New Orleans: A City Gets to Its Feet, Slowly
When I boarded the flight to New Orleans this month, I was ready. Ready to be angry and heartbroken all over again. Nearly two years after Hurricane Katrina drowned New Orleans, the images of people clinging to their rooftops and waving for help that came too late won't soon leave me. Nor will the haunting chants of "help!" from evacuees at the Superdome. Nor will the photos of dead bodies.
And then I got my feet on the ground in New Orleans. The anger I was ready to embrace never materialized, because the people I met were moving beyond it.
The horror that gripped New Orleans, rocked America and shocked the world has given way to a painfully slow, yet determined, rebound. "You can't be angry every day," said David Meeks, city editor of the Times-Picayune, who kayaked 3 1/2 miles from the paper to his home to rescue his dog. "You can't." Jim Kelly, president of Providence Community Housing, who volunteered at the Superdome and the airport as the city flooded, said, "We're dealing with the stages of grief. People are now trying to say, 'Been through the stages. How do I move forward? What can I do?' "
What they are doing is driving the recovery. "Recovery is being done by the people, not by government," Meeks said. Norman Francis, president of the Louisiana Recovery Authority and the revered president of Xavier University, a Catholic and historically black college in New Orleans, echoed that sentiment: "The people in the different neighborhoods have decided, 'Well, we can't wait for government.' "
Waiting is something they're used to. Homeowners are waiting for the trickle of grants from the state's Road Home Program to increase. Now that there's a $2.9 billion shortfall, the waiting may continue while Baton Rouge and Washington fight over ways to fill the gap. And the long refusal of the Bush administration to lift the 10 percent match requirement for FEMA grants to cash-strapped localities didn't help. The waiver, which would yield about $775 million for Louisiana, was included in the just-passed Iraq funding bill that President Bush is expected to sign.
"Regular people are figuring out what's smart, how they can make their house stronger, how they can be built, how to piece together resources," said Terri Troncale, the Times-Picayune's editorial page editor . The people of New Orleans "have been moving forward almost since day one, when the water went down."
Martha Knight described herself as a "Louisiana girl [who] just kept moving further south" when Gulf Coast rebuilding czar Donald Powell and I ran into her walking her dog, Jeff, near her new home on Dauphine Street in the Holy Cross section of the Lower Ninth Ward. "I got a grant as a first-time home buyer," said Knight, who has lived in New Orleans for 17 years. "They're focusing on this area to help rebuild it. It's like the best of both worlds. You feel like you are in a country community and then [in] minutes . . . you're in the French Quarter."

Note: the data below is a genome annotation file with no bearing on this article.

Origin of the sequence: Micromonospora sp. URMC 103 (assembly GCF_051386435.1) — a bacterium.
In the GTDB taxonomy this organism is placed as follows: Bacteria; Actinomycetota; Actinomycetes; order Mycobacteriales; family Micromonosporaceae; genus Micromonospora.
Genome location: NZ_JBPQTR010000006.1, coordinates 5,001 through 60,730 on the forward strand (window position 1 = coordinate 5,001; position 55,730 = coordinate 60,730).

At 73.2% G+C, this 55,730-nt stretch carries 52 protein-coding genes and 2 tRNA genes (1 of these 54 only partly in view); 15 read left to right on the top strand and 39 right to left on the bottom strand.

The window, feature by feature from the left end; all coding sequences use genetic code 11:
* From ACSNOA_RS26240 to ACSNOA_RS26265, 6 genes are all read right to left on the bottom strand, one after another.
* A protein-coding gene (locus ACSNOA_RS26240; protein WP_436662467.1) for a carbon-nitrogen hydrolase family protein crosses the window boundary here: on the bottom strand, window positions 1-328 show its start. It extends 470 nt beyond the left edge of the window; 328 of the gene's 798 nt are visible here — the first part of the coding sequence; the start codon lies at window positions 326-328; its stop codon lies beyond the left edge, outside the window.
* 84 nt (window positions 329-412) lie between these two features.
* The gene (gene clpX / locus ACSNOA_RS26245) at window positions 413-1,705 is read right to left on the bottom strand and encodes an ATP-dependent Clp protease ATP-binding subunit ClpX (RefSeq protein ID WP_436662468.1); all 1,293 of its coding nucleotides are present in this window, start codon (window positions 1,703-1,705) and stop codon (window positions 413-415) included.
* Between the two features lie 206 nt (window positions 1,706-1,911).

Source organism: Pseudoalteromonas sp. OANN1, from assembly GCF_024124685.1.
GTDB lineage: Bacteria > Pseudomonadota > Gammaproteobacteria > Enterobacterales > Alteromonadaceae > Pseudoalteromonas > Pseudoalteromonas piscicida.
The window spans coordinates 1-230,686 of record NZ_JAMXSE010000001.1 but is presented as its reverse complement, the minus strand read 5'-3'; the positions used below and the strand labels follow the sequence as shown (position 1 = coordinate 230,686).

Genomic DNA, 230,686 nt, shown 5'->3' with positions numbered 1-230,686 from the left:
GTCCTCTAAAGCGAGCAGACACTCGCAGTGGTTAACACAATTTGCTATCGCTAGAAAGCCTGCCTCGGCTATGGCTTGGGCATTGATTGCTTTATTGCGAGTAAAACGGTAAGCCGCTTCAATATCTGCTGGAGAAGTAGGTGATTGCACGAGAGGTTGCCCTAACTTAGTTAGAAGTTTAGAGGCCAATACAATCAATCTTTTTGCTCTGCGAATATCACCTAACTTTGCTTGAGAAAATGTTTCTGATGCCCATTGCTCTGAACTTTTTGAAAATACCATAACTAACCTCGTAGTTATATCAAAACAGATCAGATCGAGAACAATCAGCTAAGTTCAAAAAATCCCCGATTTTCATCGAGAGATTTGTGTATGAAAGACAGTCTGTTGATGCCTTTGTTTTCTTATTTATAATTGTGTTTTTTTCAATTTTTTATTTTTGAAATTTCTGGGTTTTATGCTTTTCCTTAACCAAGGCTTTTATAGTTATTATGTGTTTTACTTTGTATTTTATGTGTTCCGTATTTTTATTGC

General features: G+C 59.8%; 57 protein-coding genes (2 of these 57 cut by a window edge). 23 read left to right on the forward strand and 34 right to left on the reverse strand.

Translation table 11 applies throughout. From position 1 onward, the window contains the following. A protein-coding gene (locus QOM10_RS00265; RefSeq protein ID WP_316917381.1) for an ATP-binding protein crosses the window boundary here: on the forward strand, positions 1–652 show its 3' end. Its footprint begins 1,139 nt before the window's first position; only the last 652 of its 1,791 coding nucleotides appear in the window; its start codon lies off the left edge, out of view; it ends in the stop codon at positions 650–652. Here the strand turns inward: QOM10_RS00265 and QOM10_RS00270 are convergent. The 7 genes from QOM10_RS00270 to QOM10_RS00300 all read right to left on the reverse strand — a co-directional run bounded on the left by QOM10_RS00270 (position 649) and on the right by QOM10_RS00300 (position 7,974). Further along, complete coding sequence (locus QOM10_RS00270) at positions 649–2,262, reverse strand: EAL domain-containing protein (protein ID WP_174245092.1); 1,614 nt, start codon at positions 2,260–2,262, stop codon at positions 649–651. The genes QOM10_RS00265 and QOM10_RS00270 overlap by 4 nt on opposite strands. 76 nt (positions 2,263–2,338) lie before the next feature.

Knight's neighborhood looks like many that were flooded in New Orleans. Everywhere are boarded-up houses with haunting X's spray-painted on the front to denote that they were searched, by whom and how many bodies were recovered. But the debris piles out front are considered good signs. The FEMA trailers in driveways, such as in the African American neighborhood built around Pontchartrain Park, are clear signs that the owners have returned -- and are most likely awaiting a Road Home grant to finish repairs.
It's a different story on the north side of North Claiborne Avenue, a thoroughfare through the Lower Ninth Ward. The massive piles of debris are long gone. What was once an enclave of generations of mostly poor and mostly African American homeowners is now an expansive field of wildflowers and abandoned foundations of washed-away houses. To see it from the rebuilt levee wall, as I did, is to understand the power of what happened there.
While there might not be overt anger, there are concerns among New Orleanians. Francis worries about education, health care and affordable housing. And Kelly worries about residents' mental health. But he takes it as a good sign that people are adjusting to the reality of the recovery's pace. When I asked Knight how long she thought the recovery would take, she said, "I really have no clue." But she said five years, "because it makes me feel like it's possible." Would she ever consider packing up Jeff and her three cats and bidding the Big Easy adieu? No way. "It's so diverse, from uptown rich to downtown poor," she boasted. "Everyone's got something that brings really the charm and everything about the city that just takes your heart and keeps you here."
The writer is a member of the editorial page staff. His e-mail address email@example.com.